Sunday, May 3, 2015
Review: Saint Anything by Sarah Dessen
Author: Sarah Dessen
Publisher: Penguin Teen Australia
Published Date: 5 May 2015
Buy: Amazon | The Book Depository
I received this novel through NetGalley from Penguin Teen Australia for review.
Peyton, Sydney's charismatic older brother, has always been the star of the family, receiving the lion's share of their parents' attention and - lately - concern. When Peyton's increasingly reckless behavior culminates in an accident, a drunk driving conviction, and a jail sentence, Sydney is cast adrift, searching for her place in the family and the world. When everyone else is so worried about Peyton, is she the only one concerned about the victim of the accident?
Enter the Chathams, a warm, chaotic family who run a pizza parlor, play bluegrass on weekends and pitch in to care for their mother, who has multiple sclerosis. Here Sydney experiences unquestioning acceptance. And here she meets Mac: gentle, watchful, and protective, who makes Sydney feel seen, really seen, for the first time. (summary from Goodreads)
Saint Anything is a quietly powerful story of family and friendship, and of standing up and standing out.
There's a reason Sarah Dessen tops my favourite author list and Saint Anything adds to it further. This novel is beautiful, tragic, funny, romantic, tense, thought-provoking, chilling, inspiring, and so much more, all in 400-something pages. There's such feeling to Dessen's books that it's impossible not to get completely caught up in it. She has a way of writing characters and their experiences with easy depth; an everydayness; where the little things are as touching and meaningful as the big things. I love how the title and cover image have significance. I had moments where I had to pause to simply appreciate the wonder. Dessen does that to me. There's a slightly darker tone to Saint Anything, what with Peyton being in prison, the victim of his drunk driving being crippled and, most especially, Sydney's parents easy acceptance of a shady character and sheer obliviousness to his creepy designs on Sydney. Dessen deals with some heavy stuff throughout this novel, layering it with friendship and romance so that it maintains a realness that readers can relate to.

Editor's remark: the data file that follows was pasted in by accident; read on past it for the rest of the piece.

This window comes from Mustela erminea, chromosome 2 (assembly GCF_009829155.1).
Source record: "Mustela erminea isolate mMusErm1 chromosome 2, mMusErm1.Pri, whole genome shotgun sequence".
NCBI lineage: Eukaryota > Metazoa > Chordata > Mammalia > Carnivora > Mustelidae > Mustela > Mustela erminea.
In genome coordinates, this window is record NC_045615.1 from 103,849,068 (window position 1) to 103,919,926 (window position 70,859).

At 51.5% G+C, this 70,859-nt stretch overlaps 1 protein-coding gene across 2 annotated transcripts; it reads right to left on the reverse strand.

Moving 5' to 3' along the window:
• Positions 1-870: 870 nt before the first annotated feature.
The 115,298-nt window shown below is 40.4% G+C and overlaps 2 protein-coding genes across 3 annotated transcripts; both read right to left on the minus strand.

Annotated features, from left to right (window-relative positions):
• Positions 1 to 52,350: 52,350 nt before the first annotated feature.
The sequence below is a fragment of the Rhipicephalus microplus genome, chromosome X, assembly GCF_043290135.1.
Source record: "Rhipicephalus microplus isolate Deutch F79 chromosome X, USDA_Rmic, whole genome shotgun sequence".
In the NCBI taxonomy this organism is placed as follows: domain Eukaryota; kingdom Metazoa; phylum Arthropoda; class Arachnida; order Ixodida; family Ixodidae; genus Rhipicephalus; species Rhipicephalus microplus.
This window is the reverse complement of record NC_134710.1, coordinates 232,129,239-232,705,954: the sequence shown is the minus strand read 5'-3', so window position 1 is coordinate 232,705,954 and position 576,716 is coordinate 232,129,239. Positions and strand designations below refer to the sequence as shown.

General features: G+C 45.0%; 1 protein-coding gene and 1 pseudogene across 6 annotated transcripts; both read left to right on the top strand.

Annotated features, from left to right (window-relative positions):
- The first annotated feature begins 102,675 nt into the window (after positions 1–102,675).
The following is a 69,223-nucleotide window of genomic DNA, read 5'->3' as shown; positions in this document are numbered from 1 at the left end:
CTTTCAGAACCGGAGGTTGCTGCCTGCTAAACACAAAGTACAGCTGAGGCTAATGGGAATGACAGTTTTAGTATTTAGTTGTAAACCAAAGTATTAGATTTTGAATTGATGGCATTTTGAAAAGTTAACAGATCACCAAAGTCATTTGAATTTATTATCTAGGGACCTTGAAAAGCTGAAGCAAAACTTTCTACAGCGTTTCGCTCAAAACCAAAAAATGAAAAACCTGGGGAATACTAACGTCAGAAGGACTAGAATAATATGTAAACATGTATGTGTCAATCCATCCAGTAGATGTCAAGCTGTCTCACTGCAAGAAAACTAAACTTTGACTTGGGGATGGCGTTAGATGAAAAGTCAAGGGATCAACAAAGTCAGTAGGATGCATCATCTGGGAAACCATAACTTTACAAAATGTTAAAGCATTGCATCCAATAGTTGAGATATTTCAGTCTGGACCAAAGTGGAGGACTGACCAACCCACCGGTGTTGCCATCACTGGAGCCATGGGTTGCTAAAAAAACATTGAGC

Saint Anything is full of interesting and quirky characters, like Layla who is a connoisseur of fries and the wrong kind of guys; Eric who finds the kind of meaning in music no one else seems to understand; Irv who is always eating and going along for the ride with questions and comments sure to stir Eric; and Mac, who likes to tinker - but don't call it that! - and quietly observes from the sidelines. Even the parents have something that individualises them. Mr Chatham is obsessed with bluegrass whereas Mrs Chatham loves her reality television. Sydney's mother is a control freak, organised and in charge in a scary fashion while Sydney's Dad stands out for his silence and acquiescence to every decision his wife makes. The shining star of Saint Anything is Sydney though. Used to being overlooked and scared of rocking the boat but still desperate to step out of the shadow of her brother's actions, Sydney changes schools, changes her routine, and ultimately changes her life. Her relationships with every character brings her closer to being the person she wants to be, that she wants to be seen as, and each of their quirks helps her to change her perceptions of the world. She even develops her own quirk of recognising aspects of a person from their pizza order, which is fun. I especially liked Dessen's portrayal of Sydney's relationship with her brother, how she realises her perception of him is not entirely accurate. Her growth as a character defines Saint Anything and I found myself invested from start to finish.
If you love Sarah Dessen, Saint Anything is not to be missed. If you've never read Sarah Dessen, start now. Saint Anything is a truly moving novel.